<img class="alignnone size-full wp-image-8528" src="http://delhigreens.com/wp-content/uploads/2015/06/save-paper-save-trees.jpg" alt="save-paper-save-trees" width="640" height="422" /> <p style="text-align: center;"><em>Save paper, save trees!</em></p> When the Internet technology was first envisioned a few decades ago, it was believed that it would make the world paper free by the turn of the century. Unfortunately, we are far from realizing that dream even in 2015. While paper use may have reduced to some extent, it is something which is still constantly consumed in our day-to-day activities. For instance, how often do we get stuck with an online form which is available in a pdf form and simply cannot be typed in. This dumb pdf form needs to either be converted into a Word/Open Office file format which comes with its own hassles and doing so is not everybody's cup of tea. We also resort to copy-pasting it into a Word processor but even that jumbles up the form and makes the task even more complicated. Ultimately, the only options that remains with us it to print this form so we can fill it with ease. Now, an Israel based group has decided to overcome this challenge with technology so that we do not have to fill forms in this century in the same way that we were filling forms in the previous century! Oded Kimron and his friends have come up with an idea called <a href="https://www.lavlaron.com/" target="_blank">Lavlaron</a> - which is a website that converts dumb pdf forms into online typable and fillable forms! <a href="https://www.lavlaron.com/" target="_blank">Lavlaron</a> was launched in India in February this year and already tens of thousands of people have used it. Lavlaron has already archived scores of forms which are frequently used across India. The list of these dumb pdf forms already converted into typable smart forms can be found by <a href="https://www.lavlaron.com/search.aspx?q=india" target="_blank">clicking here</a>. What's more is that if you a pdf form you cannot type into, you can simply upload it on Lavlaron.com and the website will convert it into typable smart form for you! And that this service is 100% free! All converted forms are stored in a free and open repository so once coveted, everyone else can access them too. Based on the statistics gathered by Oded and his team for India, it was found that 125 millions forms are submitted every month, only to governmental organizations. On an average, a single form consists of 3 pages. This means that 750 million sheets of paper are used each month for submitting forms only to governmental organizations (not including banks, universities, insurance companies, small-medium businesses and more)  in India . Cutting down this much amount of paper used for forms can therefore help fight deforestation, reduce damages caused in the process of manufacturing paper and can reduce ink and ink-cartridges waste. Its indeed a win-win situation for all! <em>Image by <a href="https://www.flickr.com/photos/navybluestripes/" target="_blank">Navy Blue Stripes</a> via Flickr over CC</em>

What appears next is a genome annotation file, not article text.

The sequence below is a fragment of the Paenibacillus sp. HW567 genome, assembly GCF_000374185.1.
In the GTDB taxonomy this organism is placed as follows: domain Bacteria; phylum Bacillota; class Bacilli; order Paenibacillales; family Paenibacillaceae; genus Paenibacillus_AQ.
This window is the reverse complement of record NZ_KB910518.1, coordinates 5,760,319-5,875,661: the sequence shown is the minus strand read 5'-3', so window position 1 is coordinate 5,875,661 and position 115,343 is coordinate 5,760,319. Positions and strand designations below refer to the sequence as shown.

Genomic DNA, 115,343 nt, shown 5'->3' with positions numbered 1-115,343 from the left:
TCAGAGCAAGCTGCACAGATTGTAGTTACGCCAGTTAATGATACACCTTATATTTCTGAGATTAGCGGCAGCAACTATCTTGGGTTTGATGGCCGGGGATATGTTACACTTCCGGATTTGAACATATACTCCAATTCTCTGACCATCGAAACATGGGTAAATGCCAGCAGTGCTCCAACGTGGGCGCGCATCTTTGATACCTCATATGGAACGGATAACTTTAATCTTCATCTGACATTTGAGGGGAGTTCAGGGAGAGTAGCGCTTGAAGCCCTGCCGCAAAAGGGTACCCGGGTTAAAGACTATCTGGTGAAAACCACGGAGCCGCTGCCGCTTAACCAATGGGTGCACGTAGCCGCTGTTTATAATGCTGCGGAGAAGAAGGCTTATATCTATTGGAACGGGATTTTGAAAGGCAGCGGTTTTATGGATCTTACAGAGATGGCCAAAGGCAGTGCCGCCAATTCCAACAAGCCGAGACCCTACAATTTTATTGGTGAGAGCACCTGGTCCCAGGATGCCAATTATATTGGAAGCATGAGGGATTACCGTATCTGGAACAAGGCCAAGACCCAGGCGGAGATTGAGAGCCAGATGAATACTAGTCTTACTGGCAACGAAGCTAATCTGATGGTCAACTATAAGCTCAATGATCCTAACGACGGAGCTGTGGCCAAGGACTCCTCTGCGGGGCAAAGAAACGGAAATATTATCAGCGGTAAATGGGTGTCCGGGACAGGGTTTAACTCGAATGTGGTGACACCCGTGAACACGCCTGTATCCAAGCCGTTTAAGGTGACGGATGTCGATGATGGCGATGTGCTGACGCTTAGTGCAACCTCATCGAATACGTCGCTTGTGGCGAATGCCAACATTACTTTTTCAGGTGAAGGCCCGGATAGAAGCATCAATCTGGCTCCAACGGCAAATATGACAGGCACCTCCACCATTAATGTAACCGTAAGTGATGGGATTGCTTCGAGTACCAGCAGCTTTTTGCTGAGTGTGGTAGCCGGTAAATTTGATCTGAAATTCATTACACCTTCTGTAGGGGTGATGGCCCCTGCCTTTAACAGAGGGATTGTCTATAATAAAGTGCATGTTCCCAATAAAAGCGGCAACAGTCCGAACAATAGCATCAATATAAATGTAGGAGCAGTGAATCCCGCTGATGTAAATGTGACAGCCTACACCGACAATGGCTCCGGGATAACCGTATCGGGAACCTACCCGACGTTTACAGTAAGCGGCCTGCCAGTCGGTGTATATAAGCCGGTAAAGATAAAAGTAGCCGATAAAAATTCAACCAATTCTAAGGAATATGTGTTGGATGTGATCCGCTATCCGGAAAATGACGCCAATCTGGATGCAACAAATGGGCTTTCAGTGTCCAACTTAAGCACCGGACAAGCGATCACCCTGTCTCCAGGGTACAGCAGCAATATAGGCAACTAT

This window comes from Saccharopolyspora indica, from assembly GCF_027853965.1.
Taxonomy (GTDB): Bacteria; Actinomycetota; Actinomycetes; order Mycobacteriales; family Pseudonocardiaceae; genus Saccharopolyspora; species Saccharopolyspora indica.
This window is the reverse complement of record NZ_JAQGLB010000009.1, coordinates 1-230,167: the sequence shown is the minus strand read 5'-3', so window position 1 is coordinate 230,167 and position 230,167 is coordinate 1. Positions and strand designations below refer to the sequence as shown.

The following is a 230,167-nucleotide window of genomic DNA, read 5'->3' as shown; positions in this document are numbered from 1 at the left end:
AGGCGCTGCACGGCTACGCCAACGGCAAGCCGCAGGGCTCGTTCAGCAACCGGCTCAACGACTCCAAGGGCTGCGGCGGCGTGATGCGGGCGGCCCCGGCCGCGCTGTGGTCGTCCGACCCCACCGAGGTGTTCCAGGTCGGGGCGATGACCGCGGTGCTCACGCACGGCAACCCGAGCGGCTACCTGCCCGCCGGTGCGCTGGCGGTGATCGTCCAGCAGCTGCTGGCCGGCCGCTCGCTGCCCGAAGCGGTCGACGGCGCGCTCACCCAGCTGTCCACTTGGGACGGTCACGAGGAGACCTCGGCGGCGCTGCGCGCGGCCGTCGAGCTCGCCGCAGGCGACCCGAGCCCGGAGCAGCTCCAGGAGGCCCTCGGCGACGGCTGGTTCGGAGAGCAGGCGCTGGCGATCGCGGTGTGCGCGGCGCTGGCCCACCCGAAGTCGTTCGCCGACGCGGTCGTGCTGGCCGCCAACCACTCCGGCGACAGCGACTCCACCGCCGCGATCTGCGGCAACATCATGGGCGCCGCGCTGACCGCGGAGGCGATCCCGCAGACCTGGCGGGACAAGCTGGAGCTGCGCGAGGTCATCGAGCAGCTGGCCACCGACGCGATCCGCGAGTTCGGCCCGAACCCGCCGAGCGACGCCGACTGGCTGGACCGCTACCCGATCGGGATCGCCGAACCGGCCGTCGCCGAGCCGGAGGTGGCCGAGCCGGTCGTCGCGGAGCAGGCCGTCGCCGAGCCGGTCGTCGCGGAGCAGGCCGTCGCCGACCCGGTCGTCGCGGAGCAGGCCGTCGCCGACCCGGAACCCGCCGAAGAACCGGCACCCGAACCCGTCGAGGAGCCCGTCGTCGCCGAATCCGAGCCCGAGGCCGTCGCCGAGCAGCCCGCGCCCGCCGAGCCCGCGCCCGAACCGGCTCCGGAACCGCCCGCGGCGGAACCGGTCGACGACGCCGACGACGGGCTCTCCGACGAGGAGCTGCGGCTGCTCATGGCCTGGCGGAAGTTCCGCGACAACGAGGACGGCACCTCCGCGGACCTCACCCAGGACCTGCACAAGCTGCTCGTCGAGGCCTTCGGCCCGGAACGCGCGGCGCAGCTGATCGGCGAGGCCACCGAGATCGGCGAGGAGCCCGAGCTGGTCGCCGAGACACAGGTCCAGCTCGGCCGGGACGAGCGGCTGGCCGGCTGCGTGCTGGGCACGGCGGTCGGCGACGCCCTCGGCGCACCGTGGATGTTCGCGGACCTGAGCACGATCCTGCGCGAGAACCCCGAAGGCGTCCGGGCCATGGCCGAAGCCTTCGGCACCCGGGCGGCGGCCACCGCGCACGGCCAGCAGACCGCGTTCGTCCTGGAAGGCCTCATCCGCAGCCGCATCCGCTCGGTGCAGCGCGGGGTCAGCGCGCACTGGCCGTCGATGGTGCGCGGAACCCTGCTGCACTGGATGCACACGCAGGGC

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DG Correspondents include our dedicated team of writers and researchers from across Delhi NCR and India.